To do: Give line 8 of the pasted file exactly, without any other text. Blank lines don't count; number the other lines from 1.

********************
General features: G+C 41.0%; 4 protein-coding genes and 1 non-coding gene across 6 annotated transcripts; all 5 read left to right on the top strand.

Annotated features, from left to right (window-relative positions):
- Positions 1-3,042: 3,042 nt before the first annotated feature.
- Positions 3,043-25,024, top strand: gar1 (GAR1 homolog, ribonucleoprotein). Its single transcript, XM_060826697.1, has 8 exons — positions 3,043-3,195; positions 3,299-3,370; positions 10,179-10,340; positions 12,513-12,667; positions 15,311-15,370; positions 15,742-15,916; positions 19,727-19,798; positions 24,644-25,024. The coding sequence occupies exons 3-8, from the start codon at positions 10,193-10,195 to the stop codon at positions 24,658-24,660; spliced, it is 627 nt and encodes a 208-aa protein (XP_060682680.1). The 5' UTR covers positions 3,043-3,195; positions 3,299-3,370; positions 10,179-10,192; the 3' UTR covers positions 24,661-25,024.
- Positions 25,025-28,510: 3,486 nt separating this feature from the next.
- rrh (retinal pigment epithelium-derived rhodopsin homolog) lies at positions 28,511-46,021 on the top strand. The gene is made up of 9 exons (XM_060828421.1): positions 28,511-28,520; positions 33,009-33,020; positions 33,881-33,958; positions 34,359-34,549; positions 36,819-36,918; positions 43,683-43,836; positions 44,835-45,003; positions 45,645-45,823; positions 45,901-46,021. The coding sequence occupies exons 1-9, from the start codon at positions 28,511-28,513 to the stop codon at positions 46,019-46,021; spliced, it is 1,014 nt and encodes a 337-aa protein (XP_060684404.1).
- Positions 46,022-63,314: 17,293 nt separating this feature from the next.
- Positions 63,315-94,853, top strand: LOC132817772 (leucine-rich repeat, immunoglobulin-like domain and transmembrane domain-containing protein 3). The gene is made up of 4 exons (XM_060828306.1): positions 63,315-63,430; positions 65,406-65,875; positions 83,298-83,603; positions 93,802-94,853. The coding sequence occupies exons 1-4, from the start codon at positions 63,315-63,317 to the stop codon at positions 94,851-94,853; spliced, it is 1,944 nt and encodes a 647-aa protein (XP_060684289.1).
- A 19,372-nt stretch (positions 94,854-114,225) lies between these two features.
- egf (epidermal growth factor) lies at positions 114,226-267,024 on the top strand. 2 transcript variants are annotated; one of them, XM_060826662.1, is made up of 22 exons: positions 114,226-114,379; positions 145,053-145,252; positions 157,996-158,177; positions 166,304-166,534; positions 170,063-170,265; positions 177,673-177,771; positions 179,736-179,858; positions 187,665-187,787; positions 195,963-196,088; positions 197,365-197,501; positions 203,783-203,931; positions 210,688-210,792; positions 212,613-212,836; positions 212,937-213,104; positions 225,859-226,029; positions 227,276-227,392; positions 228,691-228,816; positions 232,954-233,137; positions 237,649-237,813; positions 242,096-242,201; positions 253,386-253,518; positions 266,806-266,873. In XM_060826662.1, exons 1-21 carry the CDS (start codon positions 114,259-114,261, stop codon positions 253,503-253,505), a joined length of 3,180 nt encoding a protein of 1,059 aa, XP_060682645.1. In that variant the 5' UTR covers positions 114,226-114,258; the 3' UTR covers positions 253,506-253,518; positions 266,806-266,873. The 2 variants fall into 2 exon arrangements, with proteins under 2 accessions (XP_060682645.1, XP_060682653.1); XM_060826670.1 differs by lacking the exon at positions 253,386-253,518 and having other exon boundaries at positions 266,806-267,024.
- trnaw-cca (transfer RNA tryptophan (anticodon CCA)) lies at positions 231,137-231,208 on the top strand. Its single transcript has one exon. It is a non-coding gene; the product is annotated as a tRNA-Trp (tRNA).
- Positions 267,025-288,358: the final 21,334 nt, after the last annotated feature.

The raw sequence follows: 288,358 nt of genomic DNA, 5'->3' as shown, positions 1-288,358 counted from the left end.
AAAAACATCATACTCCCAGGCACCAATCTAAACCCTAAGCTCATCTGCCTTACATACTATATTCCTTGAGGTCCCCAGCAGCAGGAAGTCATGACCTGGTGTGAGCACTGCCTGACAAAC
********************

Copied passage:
- Positions 63,315-94,853, top strand: LOC132817772 (leucine-rich repeat, immunoglobulin-like domain and transmembrane domain-containing protein 3). The gene is made up of 4 exons (XM_060828306.1): positions 63,315-63,430; positions 65,406-65,875; positions 83,298-83,603; positions 93,802-94,853. The coding sequence occupies exons 1-4, from the start codon at positions 63,315-63,317 to the stop codon at positions 94,851-94,853; spliced, it is 1,944 nt and encodes a 647-aa protein (XP_060684289.1).